Rose Engine Lathe

Charles Lindbergh and the Spirit of St. Louis

A rose engine lathe is a specialized kind of geometric lathe.

The headstock rocks back and forth with a rocking motion or along the spindle axis in a pumping motion, controlled by a moving against a rosette or cam-like pattern mounted on the spindle, while the lathe spindle rotates.

Rose engine work can make flower patterns, as well as convoluted, symmetrical, multi-lobed geometric patterns.

The patterns it produces are similar to that of a Spirograph. No other ornamental lathe can produce these "rose" patterns.

One type of decoration produced by a rose engine lathe is called guilloché. Guilloché is sometimes confused with "jewel finishes" or engine turning, a much cheaper process of making swirly marks in metal by a rotating abrasive peg or pad, which is repeatedly applied to the surface to make a pattern of overlapping circles. Jewel finishes used to be common on stereo faceplates and automobile interiors. An example of the jewel finish is on the nose of the Spirit of St. Louis (shown at the right).

Beautiful wooden objects are also made with a rose engine lathe, and that seems to be the primary purpose for most hobbyists.

Rocking Motion

At a simplistic level, a rose engine lathe makes three sets of movement happen at the same time.

  1. An object, held in a chuck, is rotated very slowly (typically <10 RPM) around the Z axis,

  2. The headstock is rocked back and forth (basically in the X axis) with movements which are based on the shape of a rosettes (i.e., a cam), and

  3. A spinning cutter (held in cutting frame) is engaged to make the cutting.

But what makes a Rose Engine Lathe really fun is that there are so many variables that can be brought into play.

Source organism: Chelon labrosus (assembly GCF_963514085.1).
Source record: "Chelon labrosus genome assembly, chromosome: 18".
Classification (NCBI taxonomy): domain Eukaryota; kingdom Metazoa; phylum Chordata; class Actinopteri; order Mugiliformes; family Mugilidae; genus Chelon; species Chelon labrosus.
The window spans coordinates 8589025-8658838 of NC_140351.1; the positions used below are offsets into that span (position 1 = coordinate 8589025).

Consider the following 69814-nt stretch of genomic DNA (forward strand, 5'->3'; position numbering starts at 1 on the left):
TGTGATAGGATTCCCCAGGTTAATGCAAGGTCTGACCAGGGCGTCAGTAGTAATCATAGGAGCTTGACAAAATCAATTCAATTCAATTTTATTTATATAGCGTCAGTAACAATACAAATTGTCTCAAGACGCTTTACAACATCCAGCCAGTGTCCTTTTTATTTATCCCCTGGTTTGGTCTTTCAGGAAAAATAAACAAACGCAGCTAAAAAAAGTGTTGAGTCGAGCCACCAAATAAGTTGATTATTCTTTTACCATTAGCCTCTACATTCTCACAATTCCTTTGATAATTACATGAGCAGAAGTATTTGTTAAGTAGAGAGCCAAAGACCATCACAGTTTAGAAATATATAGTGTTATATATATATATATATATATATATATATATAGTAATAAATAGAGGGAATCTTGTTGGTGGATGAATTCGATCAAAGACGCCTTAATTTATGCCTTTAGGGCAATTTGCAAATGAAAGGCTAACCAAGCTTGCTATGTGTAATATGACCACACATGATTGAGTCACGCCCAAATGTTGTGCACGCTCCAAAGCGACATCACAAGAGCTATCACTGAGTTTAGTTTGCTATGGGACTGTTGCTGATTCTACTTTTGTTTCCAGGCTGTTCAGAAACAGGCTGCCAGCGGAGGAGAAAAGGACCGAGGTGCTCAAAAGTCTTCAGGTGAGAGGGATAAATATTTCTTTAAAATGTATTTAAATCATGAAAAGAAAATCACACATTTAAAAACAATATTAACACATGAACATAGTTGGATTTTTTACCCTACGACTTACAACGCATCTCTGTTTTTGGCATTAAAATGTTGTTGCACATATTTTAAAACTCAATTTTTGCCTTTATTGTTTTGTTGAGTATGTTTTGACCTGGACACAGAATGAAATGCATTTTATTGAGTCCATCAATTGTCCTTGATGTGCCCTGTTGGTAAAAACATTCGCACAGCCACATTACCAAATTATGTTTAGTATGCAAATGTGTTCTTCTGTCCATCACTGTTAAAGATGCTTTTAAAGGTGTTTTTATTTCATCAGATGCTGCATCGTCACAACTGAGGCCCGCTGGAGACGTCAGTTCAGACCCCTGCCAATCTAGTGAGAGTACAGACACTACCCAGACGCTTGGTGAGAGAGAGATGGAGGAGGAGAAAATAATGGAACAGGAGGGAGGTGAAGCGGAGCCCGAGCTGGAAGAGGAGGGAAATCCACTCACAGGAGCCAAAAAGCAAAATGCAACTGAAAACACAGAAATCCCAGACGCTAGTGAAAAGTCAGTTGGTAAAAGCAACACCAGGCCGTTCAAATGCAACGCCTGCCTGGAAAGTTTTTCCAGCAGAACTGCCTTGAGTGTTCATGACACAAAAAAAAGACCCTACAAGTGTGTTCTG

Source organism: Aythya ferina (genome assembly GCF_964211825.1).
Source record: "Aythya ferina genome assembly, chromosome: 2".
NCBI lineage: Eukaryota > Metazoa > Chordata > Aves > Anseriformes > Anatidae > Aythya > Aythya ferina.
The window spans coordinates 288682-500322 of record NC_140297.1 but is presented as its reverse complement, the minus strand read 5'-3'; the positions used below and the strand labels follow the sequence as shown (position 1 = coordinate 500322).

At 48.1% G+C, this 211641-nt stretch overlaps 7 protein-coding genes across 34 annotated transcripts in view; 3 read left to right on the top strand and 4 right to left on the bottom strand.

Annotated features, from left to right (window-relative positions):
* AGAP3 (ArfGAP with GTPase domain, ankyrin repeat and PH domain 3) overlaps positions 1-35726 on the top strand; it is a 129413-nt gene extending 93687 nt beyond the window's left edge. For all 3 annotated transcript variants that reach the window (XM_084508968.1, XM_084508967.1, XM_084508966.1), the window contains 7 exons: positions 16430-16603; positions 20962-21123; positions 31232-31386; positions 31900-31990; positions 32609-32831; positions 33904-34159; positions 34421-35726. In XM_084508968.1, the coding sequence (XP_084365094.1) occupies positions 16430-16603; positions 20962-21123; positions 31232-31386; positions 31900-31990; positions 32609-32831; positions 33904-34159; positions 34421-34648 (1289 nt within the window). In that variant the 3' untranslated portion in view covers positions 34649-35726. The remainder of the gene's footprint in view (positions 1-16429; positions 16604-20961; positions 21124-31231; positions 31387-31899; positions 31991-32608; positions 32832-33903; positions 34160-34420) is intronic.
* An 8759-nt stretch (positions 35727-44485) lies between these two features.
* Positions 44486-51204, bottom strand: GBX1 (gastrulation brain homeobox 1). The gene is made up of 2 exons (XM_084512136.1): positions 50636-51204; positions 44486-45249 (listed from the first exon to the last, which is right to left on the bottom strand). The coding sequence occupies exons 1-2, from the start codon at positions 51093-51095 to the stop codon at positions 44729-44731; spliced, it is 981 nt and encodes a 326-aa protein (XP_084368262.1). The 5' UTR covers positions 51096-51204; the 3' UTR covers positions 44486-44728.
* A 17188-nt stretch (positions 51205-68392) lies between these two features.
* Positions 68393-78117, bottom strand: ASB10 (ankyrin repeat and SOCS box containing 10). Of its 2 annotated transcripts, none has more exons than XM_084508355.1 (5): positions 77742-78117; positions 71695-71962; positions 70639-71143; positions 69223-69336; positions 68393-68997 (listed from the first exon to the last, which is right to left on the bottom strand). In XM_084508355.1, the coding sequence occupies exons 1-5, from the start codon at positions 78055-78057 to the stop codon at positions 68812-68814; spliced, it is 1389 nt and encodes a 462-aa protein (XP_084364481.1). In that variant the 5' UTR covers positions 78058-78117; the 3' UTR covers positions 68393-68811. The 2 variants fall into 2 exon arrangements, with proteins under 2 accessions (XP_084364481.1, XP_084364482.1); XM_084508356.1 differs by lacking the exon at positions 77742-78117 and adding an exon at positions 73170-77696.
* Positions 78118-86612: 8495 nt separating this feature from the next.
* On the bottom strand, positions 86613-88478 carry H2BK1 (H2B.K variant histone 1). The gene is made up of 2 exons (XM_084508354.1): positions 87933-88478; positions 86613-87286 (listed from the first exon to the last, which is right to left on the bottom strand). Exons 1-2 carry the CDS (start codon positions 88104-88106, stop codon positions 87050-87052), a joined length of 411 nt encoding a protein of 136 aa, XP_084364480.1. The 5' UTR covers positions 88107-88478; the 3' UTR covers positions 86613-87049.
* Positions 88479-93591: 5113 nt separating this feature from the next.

1. There are a whole bunch of types of chucks that can present the object in different ways to the cutter,

  2. The headstock can:
    1. rock back and forth,
    2. pump to the left and right, or be
    3. held fixed, and indexed using a indexing wheel.

  3. The cutter can:
    1. rotate horizontally, vertically, or somewhere in between,
    2. spin like a drill, or
    3. simply be a fixed scraper.

(There are other approaches that can be taken, but this gives the general idea.)

To me, the most excellent part is the way it can work relatively unattended. This means:

  • I can walk to the other end of my shop and get a cup of coffee whilst it is running, and

  • Someone who has less muscular control (e.g., an arthritic) can make great pieces whilst sitting in front of the machine, making small adjustments as needed. This hobby really accommodates those of us who aren't in the prime of our life any more (or maybe never were).

And, my wife loves what I make on the machine! (She chooses what to keep, and what to give away.)

So, how do you get started? Well this site is intended to help you do just that. But if you get hung up along the way, do send me an email via the address shown below. I will do what I can to get you past your stopping point.

The Santa Fe Symposium is an annual conference for jewelry makers, and often has topics around ornamental turning. These articles include a bit of history and are great reads.

In this video, Steve White shows us the rose engine and how to turn post finials in this hands-on lesson provided by Lindow White and

Steve White has a series of lessons, and they are great to watch for ideas. You will have to search for some as they seem to have been uploaded by a different YouTube id (swhitefrog, for example). Search for:

  • "Rose Engine Turning Lesson" or
  • "Rose Engine Woodworking Lesson"

Rose Engine meets Spirograph

And for a fun video, here is a spirograph used on an MDF rose engine lathe.

About this site
Disclaimer : eMail comments to me at OTBookOfKnowledge @ The process of woodturning involves the use of tools, machinery and materials which could cause injury or be a health hazard unless proper precautions are taken, including the wearing of appropriate protective equipment.